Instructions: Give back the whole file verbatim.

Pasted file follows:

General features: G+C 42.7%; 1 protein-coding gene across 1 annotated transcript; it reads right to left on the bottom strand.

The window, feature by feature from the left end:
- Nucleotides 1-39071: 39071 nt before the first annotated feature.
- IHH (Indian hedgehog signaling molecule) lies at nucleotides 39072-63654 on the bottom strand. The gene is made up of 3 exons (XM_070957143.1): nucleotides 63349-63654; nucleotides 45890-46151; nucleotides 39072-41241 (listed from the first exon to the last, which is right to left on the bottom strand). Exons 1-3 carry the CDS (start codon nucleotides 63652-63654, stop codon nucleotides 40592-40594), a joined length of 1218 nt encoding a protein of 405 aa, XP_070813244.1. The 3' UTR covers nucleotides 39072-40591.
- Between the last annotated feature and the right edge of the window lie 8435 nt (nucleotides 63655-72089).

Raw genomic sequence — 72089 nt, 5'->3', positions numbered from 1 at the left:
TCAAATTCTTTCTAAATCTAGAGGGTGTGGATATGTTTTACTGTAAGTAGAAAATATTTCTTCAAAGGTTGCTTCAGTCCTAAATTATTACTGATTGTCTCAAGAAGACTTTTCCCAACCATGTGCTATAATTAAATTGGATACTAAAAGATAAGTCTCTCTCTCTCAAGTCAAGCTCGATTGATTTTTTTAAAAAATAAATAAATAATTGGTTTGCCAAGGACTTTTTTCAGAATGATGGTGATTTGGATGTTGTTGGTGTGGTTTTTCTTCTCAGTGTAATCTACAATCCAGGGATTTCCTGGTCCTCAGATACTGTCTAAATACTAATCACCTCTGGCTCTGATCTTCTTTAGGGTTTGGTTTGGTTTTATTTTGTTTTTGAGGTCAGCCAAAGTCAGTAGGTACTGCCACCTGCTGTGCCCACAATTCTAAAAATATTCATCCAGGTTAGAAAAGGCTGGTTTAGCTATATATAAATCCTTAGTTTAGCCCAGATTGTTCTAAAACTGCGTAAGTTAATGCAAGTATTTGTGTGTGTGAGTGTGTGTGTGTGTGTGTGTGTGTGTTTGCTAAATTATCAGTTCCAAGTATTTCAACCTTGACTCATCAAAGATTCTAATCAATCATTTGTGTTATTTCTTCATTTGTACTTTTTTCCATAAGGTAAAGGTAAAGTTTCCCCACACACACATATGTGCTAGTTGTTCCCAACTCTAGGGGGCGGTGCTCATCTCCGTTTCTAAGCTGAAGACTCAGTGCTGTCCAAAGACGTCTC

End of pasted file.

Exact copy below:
General features: G+C 42.7%; 1 protein-coding gene across 1 annotated transcript; it reads right to left on the bottom strand.

The window, feature by feature from the left end:
- Nucleotides 1-39071: 39071 nt before the first annotated feature.
- IHH (Indian hedgehog signaling molecule) lies at nucleotides 39072-63654 on the bottom strand. The gene is made up of 3 exons (XM_070957143.1): nucleotides 63349-63654; nucleotides 45890-46151; nucleotides 39072-41241 (listed from the first exon to the last, which is right to left on the bottom strand). Exons 1-3 carry the CDS (start codon nucleotides 63652-63654, stop codon nucleotides 40592-40594), a joined length of 1218 nt encoding a protein of 405 aa, XP_070813244.1. The 3' UTR covers nucleotides 39072-40591.
- Between the last annotated feature and the right edge of the window lie 8435 nt (nucleotides 63655-72089).

Raw genomic sequence — 72089 nt, 5'->3', positions numbered from 1 at the left:
TCAAATTCTTTCTAAATCTAGAGGGTGTGGATATGTTTTACTGTAAGTAGAAAATATTTCTTCAAAGGTTGCTTCAGTCCTAAATTATTACTGATTGTCTCAAGAAGACTTTTCCCAACCATGTGCTATAATTAAATTGGATACTAAAAGATAAGTCTCTCTCTCTCAAGTCAAGCTCGATTGATTTTTTTAAAAAATAAATAAATAATTGGTTTGCCAAGGACTTTTTTCAGAATGATGGTGATTTGGATGTTGTTGGTGTGGTTTTTCTTCTCAGTGTAATCTACAATCCAGGGATTTCCTGGTCCTCAGATACTGTCTAAATACTAATCACCTCTGGCTCTGATCTTCTTTAGGGTTTGGTTTGGTTTTATTTTGTTTTTGAGGTCAGCCAAAGTCAGTAGGTACTGCCACCTGCTGTGCCCACAATTCTAAAAATATTCATCCAGGTTAGAAAAGGCTGGTTTAGCTATATATAAATCCTTAGTTTAGCCCAGATTGTTCTAAAACTGCGTAAGTTAATGCAAGTATTTGTGTGTGTGAGTGTGTGTGTGTGTGTGTGTGTGTGTTTGCTAAATTATCAGTTCCAAGTATTTCAACCTTGACTCATCAAAGATTCTAATCAATCATTTGTGTTATTTCTTCATTTGTACTTTTTTCCATAAGGTAAAGGTAAAGTTTCCCCACACACACATATGTGCTAGTTGTTCCCAACTCTAGGGGGCGGTGCTCATCTCCGTTTCTAAGCTGAAGACTCAGTGCTGTCCAAAGACGTCTC